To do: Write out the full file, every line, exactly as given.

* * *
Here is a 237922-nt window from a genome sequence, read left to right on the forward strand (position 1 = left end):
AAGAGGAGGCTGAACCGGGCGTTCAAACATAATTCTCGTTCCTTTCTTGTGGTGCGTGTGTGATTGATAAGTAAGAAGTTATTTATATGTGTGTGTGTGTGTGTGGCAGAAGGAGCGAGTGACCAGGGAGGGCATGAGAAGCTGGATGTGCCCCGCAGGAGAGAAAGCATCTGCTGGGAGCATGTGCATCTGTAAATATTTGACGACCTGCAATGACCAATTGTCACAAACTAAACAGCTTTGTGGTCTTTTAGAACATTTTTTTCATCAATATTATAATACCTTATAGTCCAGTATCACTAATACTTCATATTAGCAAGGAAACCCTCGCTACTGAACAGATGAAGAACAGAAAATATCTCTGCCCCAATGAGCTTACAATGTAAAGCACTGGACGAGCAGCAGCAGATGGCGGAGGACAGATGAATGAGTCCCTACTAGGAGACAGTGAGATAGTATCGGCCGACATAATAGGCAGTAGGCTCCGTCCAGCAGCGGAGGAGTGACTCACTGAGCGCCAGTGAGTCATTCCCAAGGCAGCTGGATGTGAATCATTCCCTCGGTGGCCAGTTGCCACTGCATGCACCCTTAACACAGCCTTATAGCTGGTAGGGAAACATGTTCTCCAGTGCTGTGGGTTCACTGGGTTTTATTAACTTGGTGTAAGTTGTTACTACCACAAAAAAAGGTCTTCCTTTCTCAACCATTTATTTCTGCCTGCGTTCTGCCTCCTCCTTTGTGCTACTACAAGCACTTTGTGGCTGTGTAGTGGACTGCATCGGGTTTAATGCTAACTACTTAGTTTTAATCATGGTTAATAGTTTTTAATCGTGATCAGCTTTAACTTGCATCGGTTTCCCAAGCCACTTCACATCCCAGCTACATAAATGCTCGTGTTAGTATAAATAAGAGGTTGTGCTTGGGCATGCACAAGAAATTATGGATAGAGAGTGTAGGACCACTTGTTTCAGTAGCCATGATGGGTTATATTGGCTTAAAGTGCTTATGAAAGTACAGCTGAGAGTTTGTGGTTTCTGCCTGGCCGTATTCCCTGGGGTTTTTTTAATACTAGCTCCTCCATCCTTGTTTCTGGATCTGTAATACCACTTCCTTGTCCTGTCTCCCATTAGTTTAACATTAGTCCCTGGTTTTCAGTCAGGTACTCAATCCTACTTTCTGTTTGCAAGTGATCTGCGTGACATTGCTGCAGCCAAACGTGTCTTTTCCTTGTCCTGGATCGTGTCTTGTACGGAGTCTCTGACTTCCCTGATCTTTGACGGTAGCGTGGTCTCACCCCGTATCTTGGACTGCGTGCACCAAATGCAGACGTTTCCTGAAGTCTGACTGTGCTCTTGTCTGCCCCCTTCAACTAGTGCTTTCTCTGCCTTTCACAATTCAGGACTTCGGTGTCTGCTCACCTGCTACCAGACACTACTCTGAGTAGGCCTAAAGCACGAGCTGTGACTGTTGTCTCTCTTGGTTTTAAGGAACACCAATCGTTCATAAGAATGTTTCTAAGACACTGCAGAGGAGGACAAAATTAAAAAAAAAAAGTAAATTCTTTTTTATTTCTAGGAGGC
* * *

Here is a 237922-nt window from a genome sequence, read left to right on the forward strand (position 1 = left end):
AAGAGGAGGCTGAACCGGGCGTTCAAACATAATTCTCGTTCCTTTCTTGTGGTGCGTGTGTGATTGATAAGTAAGAAGTTATTTATATGTGTGTGTGTGTGTGTGGCAGAAGGAGCGAGTGACCAGGGAGGGCATGAGAAGCTGGATGTGCCCCGCAGGAGAGAAAGCATCTGCTGGGAGCATGTGCATCTGTAAATATTTGACGACCTGCAATGACCAATTGTCACAAACTAAACAGCTTTGTGGTCTTTTAGAACATTTTTTTCATCAATATTATAATACCTTATAGTCCAGTATCACTAATACTTCATATTAGCAAGGAAACCCTCGCTACTGAACAGATGAAGAACAGAAAATATCTCTGCCCCAATGAGCTTACAATGTAAAGCACTGGACGAGCAGCAGCAGATGGCGGAGGACAGATGAATGAGTCCCTACTAGGAGACAGTGAGATAGTATCGGCCGACATAATAGGCAGTAGGCTCCGTCCAGCAGCGGAGGAGTGACTCACTGAGCGCCAGTGAGTCATTCCCAAGGCAGCTGGATGTGAATCATTCCCTCGGTGGCCAGTTGCCACTGCATGCACCCTTAACACAGCCTTATAGCTGGTAGGGAAACATGTTCTCCAGTGCTGTGGGTTCACTGGGTTTTATTAACTTGGTGTAAGTTGTTACTACCACAAAAAAAGGTCTTCCTTTCTCAACCATTTATTTCTGCCTGCGTTCTGCCTCCTCCTTTGTGCTACTACAAGCACTTTGTGGCTGTGTAGTGGACTGCATCGGGTTTAATGCTAACTACTTAGTTTTAATCATGGTTAATAGTTTTTAATCGTGATCAGCTTTAACTTGCATCGGTTTCCCAAGCCACTTCACATCCCAGCTACATAAATGCTCGTGTTAGTATAAATAAGAGGTTGTGCTTGGGCATGCACAAGAAATTATGGATAGAGAGTGTAGGACCACTTGTTTCAGTAGCCATGATGGGTTATATTGGCTTAAAGTGCTTATGAAAGTACAGCTGAGAGTTTGTGGTTTCTGCCTGGCCGTATTCCCTGGGGTTTTTTTAATACTAGCTCCTCCATCCTTGTTTCTGGATCTGTAATACCACTTCCTTGTCCTGTCTCCCATTAGTTTAACATTAGTCCCTGGTTTTCAGTCAGGTACTCAATCCTACTTTCTGTTTGCAAGTGATCTGCGTGACATTGCTGCAGCCAAACGTGTCTTTTCCTTGTCCTGGATCGTGTCTTGTACGGAGTCTCTGACTTCCCTGATCTTTGACGGTAGCGTGGTCTCACCCCGTATCTTGGACTGCGTGCACCAAATGCAGACGTTTCCTGAAGTCTGACTGTGCTCTTGTCTGCCCCCTTCAACTAGTGCTTTCTCTGCCTTTCACAATTCAGGACTTCGGTGTCTGCTCACCTGCTACCAGACACTACTCTGAGTAGGCCTAAAGCACGAGCTGTGACTGTTGTCTCTCTTGGTTTTAAGGAACACCAATCGTTCATAAGAATGTTTCTAAGACACTGCAGAGGAGGACAAAATTAAAAAAAAAAAGTAAATTCTTTTTTATTTCTAGGAGGC